How the language barrier made Star Fox a good game

By Andrew Yoon, Apr 05, 2013 5:00pm PDT

Before Dylan Cuthbert made a name for himself with his PixelJunk games, he helped create a Nintendo franchise: Star Fox. But, the SNES shooter had quite the troubled development. And at GDC last week, Cuthbert revealed that if it weren't because of the language barrier, Star Fox could have been a terrible game.

Star Fox originally started off as a first-person 3D flight game called Starglider. While it was technologically impressive, Shigeru Miyamoto thought that it wasn't a "Nintendo quality" game. He recommended taking away many key elements of Starglider's original design, namely 3D flight and the first-person perspective.

Cuthbert was hesitant to follow those suggestions, but "because of the language barrier" between Cuthbert's English-speaking team and Nintendo's Japanese team, he couldn't object. The end result, he realized, was something that made the game much better.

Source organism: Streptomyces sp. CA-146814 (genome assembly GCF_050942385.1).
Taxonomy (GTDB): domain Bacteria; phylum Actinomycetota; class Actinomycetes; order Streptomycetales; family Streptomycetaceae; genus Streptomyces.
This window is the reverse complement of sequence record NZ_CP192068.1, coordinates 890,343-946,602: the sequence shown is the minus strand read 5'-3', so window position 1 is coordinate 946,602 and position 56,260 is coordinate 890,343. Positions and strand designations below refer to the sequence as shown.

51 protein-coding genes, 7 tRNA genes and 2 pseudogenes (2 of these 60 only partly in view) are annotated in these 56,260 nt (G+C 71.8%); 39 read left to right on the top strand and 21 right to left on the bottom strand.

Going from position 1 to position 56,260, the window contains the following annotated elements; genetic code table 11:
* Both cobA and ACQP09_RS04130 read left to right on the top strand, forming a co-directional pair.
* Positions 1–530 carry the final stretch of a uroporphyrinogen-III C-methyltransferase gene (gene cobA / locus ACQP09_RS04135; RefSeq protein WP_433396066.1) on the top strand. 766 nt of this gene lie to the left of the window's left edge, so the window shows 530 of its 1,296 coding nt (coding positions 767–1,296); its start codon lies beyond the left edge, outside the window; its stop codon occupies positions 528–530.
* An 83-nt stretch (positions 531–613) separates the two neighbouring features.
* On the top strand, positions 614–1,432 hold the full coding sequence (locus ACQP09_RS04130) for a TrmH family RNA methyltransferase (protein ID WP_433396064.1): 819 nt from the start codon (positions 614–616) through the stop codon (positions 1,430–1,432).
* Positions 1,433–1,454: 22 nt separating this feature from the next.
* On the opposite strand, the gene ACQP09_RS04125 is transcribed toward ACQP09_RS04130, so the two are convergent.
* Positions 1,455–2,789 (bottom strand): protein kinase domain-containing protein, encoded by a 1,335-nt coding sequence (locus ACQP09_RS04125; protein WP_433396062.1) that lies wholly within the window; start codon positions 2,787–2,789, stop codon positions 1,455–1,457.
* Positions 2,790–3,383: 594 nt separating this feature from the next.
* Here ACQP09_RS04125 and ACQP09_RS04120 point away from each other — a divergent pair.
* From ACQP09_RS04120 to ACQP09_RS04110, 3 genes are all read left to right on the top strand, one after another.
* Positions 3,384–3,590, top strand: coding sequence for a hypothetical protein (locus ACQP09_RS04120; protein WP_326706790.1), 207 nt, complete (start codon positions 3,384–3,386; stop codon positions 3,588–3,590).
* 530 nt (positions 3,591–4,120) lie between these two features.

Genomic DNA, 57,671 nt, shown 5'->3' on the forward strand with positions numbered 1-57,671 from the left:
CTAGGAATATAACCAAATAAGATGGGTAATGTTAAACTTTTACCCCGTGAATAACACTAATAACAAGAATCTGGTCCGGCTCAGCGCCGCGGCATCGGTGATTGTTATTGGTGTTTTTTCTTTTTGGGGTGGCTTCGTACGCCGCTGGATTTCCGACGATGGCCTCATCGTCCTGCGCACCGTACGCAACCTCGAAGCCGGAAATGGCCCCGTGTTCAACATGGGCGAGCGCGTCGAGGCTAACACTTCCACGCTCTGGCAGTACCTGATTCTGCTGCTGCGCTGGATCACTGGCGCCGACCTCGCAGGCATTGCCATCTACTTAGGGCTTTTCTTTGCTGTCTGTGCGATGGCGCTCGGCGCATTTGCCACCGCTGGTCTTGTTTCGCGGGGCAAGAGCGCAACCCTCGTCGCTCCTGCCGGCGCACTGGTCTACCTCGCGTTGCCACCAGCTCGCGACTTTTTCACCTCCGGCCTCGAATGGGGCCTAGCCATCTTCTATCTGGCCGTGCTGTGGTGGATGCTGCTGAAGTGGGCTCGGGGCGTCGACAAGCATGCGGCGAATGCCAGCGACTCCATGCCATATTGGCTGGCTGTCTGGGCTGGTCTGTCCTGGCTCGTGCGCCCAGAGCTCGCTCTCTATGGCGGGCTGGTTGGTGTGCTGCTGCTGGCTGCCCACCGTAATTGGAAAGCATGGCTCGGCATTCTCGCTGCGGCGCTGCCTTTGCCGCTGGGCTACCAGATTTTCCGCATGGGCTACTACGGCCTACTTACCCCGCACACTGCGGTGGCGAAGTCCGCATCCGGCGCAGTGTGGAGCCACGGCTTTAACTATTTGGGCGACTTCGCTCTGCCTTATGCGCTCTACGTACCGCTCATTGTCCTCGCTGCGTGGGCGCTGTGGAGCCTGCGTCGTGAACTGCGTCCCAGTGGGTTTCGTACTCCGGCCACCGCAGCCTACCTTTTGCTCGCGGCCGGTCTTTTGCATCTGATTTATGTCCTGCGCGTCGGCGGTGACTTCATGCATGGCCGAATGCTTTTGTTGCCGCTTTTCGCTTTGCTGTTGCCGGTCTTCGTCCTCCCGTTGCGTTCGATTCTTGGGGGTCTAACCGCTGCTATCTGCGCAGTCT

For example, moving from full 3D flight to on-rails 2D flight helped make the game more fun and allowed for "more refined, tuned controls." The move also "helped us find the barrel roll," one of the most iconic moves of the franchise. It also allowed the team to create more fun boss battles. Another happy side-effect of removing full 3D flight was a faster framerate.

Starglider was originally a first-person game, but the move to third-person allowed easier maneuvering between buildings, and allowed the game to easily show off wing damage. It also made the iconic barrel roll "visible and intuitive," Cuthbert pointed out.

The main takeaway from Star Fox's development is that "nothing must go into a game, not even if they are good ideas." Cuthbert says that it's good to "build ideas then destroy them," because you may "discover better ones hiding in the shadows."

That lesson was taken to heart in PixelJunk Monsters, he said. In one of the earliest versions of that game, players were able to melee enemies directly. However, that "took focus away from the core element," which was making the game more "passive." PixelJunk Shooter also originally featured a standard HP system. But by taking that feature away, it led to the unique overheating mechanics that made their shooter so unique and compelling.

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